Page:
The QoE 23rd January, Quo Vadis, London

The QoE 23rd January, Quo Vadis, London

Topic: If 2020 is the year of the employee, what does this mean for customer experience?

 

Employee experience is increasingly recognised as a priority in developing sustainable businesses. But what does this mean for customer experience?

Our last discussion highlighted need for alignment across customer and employee experience. Both these areas have a shared objective in using experience to underpin the success of a company. It therefore stands to reason that both areas will share similar approaches to creating value, such as surveys, workshops and journey mapping.

But surprisingly, the biggest difference in customer and employee experience seems to be in how insight is collected, valued and used to drive actions.

If 2020 is to be the year of the employee, we need to look the different types of employee insight and clearly link the findings to tangible ROI. The combination of customer and employee insight will provide a more complete picture to help us develop a whole range of improvements.

Morning Session: how can employee experience help us to

  • optimise business performance?
  • develop and retain talent?
  • become truly customer-centric?
  • create opportunities for innovation and agility?
  • improve employee wellbeing?
  • foster a positive working environment?

Lunch: quickfire questions from the table

Afternoon session: actions and outcomes

  • Identifying your priorities for employee experience
  • Considering how analytics can help you
  • Developing actions that move the needle on employee experience

To join us, please just get in touch with Tony at tony.reeves@theqoe.com.

 

Which came first, customer or employee experience?

Which came first, customer or employee experience?

If we look at customers as the environment and employees as the capabilities, employees are key to the evolution and survival of a business. We are hearing more and more how we need to look after the health, wellbeing and creativity of our people, something we started to discuss at our last session on leading from the middle. So how do we do this?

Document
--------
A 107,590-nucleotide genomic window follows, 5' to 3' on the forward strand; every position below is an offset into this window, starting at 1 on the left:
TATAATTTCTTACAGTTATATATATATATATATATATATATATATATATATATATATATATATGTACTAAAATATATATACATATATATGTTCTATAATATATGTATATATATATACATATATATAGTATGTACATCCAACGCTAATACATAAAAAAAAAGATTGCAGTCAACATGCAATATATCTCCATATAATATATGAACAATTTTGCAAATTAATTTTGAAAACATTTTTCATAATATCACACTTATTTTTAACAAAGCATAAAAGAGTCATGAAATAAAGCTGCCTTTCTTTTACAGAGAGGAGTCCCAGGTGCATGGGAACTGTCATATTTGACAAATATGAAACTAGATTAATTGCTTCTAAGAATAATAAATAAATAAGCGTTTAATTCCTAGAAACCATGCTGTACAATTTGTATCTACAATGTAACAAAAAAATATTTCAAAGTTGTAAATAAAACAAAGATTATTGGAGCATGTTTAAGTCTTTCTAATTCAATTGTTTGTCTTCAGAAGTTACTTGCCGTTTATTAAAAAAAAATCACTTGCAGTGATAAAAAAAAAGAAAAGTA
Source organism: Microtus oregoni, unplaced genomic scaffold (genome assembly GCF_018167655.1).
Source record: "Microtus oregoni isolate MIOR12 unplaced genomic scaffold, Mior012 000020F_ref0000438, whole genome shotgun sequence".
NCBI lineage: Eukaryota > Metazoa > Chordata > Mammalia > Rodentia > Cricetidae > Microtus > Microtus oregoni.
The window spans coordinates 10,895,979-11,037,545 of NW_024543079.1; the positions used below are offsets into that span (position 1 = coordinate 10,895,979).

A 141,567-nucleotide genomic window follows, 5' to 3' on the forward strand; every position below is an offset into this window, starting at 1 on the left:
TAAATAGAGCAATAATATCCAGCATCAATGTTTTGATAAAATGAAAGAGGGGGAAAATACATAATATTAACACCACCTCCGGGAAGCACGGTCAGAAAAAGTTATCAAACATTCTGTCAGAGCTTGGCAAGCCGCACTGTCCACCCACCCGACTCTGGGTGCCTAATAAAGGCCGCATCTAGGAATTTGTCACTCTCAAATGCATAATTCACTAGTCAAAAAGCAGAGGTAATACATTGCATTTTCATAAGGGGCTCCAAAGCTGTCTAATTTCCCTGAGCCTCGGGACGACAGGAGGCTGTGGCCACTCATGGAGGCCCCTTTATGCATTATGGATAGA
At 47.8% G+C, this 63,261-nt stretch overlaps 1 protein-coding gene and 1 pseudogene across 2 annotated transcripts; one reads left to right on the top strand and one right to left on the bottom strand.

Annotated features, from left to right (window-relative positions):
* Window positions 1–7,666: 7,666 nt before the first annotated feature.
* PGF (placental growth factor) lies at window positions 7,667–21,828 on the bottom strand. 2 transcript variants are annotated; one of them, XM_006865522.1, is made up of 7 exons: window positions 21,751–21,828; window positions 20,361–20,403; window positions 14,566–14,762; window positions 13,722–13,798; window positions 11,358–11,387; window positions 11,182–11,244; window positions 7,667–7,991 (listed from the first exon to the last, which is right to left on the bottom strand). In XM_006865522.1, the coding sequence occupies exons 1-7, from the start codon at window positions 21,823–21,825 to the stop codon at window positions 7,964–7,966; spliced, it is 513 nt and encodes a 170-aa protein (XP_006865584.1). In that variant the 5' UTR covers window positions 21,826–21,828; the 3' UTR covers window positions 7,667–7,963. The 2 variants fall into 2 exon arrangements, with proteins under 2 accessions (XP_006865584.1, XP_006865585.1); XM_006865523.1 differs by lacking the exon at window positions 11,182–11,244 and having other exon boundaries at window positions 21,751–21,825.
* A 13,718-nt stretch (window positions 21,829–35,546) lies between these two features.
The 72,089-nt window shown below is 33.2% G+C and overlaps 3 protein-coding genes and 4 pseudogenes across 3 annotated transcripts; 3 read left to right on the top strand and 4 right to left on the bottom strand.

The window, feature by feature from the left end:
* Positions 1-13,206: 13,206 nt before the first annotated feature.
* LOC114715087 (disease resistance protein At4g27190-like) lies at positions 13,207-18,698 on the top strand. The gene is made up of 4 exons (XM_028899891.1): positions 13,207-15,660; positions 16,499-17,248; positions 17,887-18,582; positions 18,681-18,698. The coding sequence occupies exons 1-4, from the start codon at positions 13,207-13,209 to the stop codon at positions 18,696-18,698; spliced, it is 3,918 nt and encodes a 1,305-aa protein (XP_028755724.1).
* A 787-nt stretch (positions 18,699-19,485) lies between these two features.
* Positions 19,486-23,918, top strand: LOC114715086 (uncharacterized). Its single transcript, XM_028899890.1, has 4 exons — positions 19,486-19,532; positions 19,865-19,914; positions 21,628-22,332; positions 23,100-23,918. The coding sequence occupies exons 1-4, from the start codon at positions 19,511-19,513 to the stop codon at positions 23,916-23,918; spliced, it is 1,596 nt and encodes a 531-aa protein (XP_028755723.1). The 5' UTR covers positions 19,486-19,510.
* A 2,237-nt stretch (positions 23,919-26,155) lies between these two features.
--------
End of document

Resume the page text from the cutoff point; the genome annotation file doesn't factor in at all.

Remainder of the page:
In this episode of ExperienceCast, we dig in to this question with the help of Stewart Bromley, COO of Atom Bank, Rob Philips, Customer Experience Manager at Overbury, and Kathryn King, Head of Employee Experience at LV=. Key insights include: 

  • Take some time to really understand what your business wants from employee experience before embarking on a strategy.
  • It is increasingly important to try and personalise benefits to meet the expectations of individual employees.
  • Managers must be supported to use their use their judgment on issues that affect employee experience instead of just following process.
  • Most business that are good at employee and customer experience have several measures running concurrently, and are not afraid to change them.

What are your thoughts about the discussion? We’d love to hear them, so why not leave us a comment below?

What is human middleware? And how can you profit from it?

What is human middleware? And how can you profit from it?

 

At the last two sessions of The QoE, we’ve been exploring the emerging concept of ‘human
middleware’. The aim of these sessions has been to first define the concept, and then determine
how it might help us tackle issues of organisational complexity.

We’ve found that human middleware provides a valuable tool in the toolbox of operational design.
Below, we build on the insight of QoE participants to respond to the main questions that enable us
to develop a clearer understanding of human middleware. We also consider its implications for
long-term organisational sustainability, and the changing impact it is having on the people working
in our companies.

So what is human middleware?
• a temporary bridge between people, systems or processes
• a way to generate new ideas through horizon scanning and looking outward
• the glue that holds everything together while new systems and processes are developed
• a buffer between the company and its customers

Human middleware can be understood primarily as the action(s) of an employee to enable essential
communication between people, systems or processes that would otherwise not connect. It is
a capability that fits into many positions within the end-to-end service experience.

Download our white paper on human middleware to read the full output, or why not listen to the discussion on our ExperienceCast podcast?